Your treatment protocol, which includes the number of treatments required, will be determined at your first consultation.
This is a walk-in, walk-out procedure. Most treatments take about 30 minutes to perform. Following treatment, your daily routine should not be disrupted, normal duties can be resumed.
Most patients will experience some mild discomfort after the procedure, but nothing that will interfere with your daily routine. It is important to follow the post-procedure instructions carefully, which include walking, wearing a compression stocking, and drinking plenty of water.
Flying for more than 4 hours within 3 weeks of varicose vein treatment with endovenous laser ablation (EVLA) or ultrasound guided sclerotherapy (UGS) should be avoided. There is an increased risk of in-flight deep vein thrombosis (DVT). Additionally, recovery and follow-up are important phases of healing. For flights shorter than 4 hours, patients can fly within 1-2 weeks after their treatment. However, it’s a good idea to follow the long-haul guidelines, as a precaution. Learn more about flying after varicose vein treatment here.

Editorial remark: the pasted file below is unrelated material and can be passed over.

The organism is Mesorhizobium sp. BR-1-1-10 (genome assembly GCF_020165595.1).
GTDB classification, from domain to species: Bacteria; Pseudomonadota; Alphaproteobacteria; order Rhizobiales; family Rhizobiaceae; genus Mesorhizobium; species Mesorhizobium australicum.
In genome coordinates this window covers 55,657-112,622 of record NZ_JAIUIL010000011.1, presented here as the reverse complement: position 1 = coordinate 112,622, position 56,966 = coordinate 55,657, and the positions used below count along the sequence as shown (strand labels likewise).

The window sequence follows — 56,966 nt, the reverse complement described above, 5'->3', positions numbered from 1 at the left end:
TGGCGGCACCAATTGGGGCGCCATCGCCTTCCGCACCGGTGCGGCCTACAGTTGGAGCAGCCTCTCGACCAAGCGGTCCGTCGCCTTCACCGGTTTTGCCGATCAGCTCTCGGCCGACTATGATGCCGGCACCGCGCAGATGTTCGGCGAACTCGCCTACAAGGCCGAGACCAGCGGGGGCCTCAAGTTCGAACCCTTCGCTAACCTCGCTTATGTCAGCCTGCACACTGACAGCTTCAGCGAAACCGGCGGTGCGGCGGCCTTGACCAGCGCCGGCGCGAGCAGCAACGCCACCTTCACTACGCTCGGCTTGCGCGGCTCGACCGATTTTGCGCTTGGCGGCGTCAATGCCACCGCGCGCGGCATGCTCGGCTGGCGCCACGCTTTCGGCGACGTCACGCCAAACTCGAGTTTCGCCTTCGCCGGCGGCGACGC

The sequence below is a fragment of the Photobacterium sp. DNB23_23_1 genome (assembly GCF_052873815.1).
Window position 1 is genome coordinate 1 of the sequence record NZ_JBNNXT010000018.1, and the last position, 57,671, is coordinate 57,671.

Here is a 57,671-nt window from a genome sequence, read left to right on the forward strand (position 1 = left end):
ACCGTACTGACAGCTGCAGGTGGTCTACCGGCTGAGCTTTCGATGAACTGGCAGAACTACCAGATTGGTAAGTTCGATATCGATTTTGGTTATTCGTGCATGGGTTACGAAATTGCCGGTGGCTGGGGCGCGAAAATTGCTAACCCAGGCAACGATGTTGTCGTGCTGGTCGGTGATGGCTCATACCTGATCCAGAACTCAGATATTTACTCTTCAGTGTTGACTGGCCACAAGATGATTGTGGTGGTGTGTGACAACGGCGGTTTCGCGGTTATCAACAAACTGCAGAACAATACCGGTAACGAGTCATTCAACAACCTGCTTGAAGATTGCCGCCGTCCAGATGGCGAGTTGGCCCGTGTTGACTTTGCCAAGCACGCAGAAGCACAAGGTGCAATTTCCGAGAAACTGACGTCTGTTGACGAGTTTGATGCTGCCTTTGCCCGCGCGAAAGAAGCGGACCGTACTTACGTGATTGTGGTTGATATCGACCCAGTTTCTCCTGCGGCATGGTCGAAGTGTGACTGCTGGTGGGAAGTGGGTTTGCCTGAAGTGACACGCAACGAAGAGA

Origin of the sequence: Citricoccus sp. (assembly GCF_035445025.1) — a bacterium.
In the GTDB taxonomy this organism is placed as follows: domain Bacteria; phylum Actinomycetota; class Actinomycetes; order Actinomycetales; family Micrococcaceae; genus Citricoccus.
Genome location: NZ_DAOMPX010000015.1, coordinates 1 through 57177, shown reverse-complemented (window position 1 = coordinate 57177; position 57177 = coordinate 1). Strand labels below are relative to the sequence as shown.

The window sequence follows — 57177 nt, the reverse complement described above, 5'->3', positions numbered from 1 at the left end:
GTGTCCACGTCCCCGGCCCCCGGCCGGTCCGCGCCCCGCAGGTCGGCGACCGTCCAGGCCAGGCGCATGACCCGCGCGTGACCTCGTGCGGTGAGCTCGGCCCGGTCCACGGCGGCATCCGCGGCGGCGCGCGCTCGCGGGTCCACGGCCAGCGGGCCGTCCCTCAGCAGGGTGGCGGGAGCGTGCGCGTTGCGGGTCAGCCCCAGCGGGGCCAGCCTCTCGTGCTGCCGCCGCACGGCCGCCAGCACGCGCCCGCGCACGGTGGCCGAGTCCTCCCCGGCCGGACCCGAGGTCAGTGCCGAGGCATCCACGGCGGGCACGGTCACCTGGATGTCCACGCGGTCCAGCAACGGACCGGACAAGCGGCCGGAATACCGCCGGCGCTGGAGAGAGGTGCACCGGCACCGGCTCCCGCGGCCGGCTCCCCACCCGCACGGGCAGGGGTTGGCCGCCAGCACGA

It’s best to avoid heavy lifting and any strenuous activity for about 4-5 days after the treatment. This allows the body to recover after the procedure. It’s also important to walk 30 minutes a day.
Once treated, varicose veins can take many months to heal, varying from patient to patient. The good news is that relief from most symptoms comes quickly after treatment, generally within a few weeks.